Many happy childhood memories of mine are framed by nature and the outdoors. Family beach days, country camping trips, backyard tree climbing, hiding in the hedges, swimming pool days, and bike riding through our local park all frame my childhood days. My own parents have tales of adventures on the bushwalk to school and lazy days exploring their family properties and getting up to adventurous childhood mischief in the local bushland.
One gift of home education to our family was the restoration of these old fashioned outdoor hours made available to us once again. My own children have enjoyed similar outdoor hours in their childhood years, and in these teen years they have already begun reminiscing those shared memories.
As work, study, ministry and social engagements fill their days, those childhood outdoor hours have fallen into memory, although they have paved a way to a love of beach and mountains. Now surfing, boating, wake boarding, and rock hopping are woven into the fabric of our family culture. Our family continues to build on shared memories and experiences and these outdoor hours continue to tie science to life.
Living and experiencing our natural world through an out-of-door life opens our eyes to the wonders of science. Nature Study is the first connection to bringing our lifestyle experiences and our experience of science together. Nature Study can be a natural outgrowth to playing, working, picnicking and walking. And, in our family's experience, as Nature Study has grown into Science study, and outdoor play has grown into a family culture of adventure sport, we keep that door way open to building connections and seeing our science study in a fresh, experiential light.
If you are beginning a home education journey with your teens here are some tips to get you started on weaving an out-door-life into the fabric of your learning and living as a family.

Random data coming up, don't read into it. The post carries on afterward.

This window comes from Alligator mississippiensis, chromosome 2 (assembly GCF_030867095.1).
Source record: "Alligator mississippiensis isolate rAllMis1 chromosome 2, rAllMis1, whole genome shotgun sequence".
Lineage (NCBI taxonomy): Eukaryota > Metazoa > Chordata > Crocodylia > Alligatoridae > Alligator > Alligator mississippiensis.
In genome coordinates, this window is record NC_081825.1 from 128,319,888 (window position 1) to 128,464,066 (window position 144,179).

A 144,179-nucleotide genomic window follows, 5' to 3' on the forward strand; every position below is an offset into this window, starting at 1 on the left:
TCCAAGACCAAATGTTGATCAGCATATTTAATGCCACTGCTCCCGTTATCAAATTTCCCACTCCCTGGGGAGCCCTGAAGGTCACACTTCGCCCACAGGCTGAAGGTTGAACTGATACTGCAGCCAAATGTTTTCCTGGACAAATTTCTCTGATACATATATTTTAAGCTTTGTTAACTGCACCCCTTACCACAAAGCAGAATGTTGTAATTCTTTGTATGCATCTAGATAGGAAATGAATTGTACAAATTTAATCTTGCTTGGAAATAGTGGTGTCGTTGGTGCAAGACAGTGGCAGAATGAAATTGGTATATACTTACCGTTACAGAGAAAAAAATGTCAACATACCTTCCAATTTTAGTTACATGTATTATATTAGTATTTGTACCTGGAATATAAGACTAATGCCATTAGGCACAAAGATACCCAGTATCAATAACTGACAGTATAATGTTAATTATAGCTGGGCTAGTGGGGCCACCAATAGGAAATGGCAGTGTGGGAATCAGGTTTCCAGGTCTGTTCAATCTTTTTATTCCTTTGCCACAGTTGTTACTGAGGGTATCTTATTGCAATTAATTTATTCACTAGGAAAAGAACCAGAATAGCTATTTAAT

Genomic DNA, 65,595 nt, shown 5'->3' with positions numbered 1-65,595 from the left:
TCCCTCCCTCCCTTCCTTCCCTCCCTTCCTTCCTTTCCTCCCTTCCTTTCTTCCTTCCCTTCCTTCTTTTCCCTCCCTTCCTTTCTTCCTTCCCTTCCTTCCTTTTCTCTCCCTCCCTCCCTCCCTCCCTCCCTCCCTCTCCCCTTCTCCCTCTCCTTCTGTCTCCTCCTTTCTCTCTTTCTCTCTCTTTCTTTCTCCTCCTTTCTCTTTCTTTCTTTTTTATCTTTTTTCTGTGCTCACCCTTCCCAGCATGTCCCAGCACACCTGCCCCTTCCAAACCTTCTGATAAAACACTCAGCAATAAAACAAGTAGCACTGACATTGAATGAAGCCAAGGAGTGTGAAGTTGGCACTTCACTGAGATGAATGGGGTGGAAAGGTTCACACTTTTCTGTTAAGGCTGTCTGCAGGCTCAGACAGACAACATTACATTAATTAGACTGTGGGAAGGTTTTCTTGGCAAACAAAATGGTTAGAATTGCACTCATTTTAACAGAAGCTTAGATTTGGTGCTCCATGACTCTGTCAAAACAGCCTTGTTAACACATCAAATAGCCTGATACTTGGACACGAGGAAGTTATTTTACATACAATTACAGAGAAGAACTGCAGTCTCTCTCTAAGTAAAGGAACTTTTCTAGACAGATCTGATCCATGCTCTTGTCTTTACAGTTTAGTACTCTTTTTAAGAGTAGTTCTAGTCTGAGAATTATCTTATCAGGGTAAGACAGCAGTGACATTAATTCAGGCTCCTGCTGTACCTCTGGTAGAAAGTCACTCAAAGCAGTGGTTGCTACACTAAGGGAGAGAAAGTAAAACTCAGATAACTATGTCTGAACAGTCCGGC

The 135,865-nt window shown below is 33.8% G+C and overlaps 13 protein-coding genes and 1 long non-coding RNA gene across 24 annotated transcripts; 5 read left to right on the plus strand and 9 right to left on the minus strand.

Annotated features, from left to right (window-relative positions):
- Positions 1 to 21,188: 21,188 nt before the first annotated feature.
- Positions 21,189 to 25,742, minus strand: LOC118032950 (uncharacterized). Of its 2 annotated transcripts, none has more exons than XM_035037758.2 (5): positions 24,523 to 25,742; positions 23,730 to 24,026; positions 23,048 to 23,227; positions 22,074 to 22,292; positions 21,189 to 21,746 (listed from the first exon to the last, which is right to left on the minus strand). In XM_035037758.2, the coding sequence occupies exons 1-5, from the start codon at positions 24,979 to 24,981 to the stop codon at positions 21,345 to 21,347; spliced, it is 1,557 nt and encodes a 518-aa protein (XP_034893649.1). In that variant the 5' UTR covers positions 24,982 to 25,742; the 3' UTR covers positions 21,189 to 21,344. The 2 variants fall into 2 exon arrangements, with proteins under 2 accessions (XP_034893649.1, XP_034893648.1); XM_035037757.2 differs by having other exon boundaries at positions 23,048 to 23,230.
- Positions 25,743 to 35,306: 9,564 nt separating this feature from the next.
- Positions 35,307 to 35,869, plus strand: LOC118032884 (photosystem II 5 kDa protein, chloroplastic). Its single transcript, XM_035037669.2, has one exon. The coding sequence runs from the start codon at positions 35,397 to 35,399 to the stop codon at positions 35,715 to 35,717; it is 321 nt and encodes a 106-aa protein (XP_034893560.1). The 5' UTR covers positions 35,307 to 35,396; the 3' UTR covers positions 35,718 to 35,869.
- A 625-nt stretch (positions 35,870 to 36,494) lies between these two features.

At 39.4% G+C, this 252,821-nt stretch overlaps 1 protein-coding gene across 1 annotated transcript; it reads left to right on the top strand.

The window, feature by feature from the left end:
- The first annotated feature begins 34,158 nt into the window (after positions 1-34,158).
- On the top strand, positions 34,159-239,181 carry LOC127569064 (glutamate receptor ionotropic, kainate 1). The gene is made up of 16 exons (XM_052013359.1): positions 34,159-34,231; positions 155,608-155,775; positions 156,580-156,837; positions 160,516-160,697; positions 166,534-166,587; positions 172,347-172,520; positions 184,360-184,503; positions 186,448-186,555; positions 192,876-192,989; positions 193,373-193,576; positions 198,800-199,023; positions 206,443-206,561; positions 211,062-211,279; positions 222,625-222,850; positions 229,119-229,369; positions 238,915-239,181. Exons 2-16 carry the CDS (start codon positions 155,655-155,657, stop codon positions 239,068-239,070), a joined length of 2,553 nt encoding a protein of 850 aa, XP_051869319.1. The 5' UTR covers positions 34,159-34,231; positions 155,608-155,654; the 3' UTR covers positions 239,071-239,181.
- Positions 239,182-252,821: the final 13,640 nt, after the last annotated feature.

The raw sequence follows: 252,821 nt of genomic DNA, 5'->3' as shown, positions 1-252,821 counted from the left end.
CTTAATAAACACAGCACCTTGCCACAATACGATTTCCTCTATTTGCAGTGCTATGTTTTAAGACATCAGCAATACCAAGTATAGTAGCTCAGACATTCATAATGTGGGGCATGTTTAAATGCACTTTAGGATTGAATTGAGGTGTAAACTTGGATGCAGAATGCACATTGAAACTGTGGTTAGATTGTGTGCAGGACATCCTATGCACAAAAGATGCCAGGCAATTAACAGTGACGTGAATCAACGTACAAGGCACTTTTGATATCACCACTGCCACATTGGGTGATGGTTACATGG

~ Enjoy one meal outside each day. Even a simple cuppa on a chair or rug under a backyard tree. Dessert outside on a starry night is also fun and simple.
~ Take your book outside to read or do some schoolwork outside on a picnic rug.
~ Gardening. Try out a family kitchen garden, create a wildlife friendly yard, build a bird feeder and keep an eye out for new feathered friends.
~ Explore a local walking track or botanic gardens together.
~ Try out a few outdoor hobbies together as a family or participate in some local outdoor fundraising community events like Paddle for a Purpose and The Colour Run. The local wakeboard park, local bushwalking tracks, surfing, swimming, canoeing, bike riding, fishing, boating, skate boarding, beach volleyball, stand up paddle boarding, geocaching, bird watching are some ideas.
Think about what can connect you with nature. What will draw you to enjoy the outdoors as a family? Find a common interest and then build on it. As time goes on, you just might be surprised at what you begin to notice and understand about our natural world and what connections you begin to make between your experiences and your study of science.
And hopefully, along the way, you will build strong connections and memories within your family.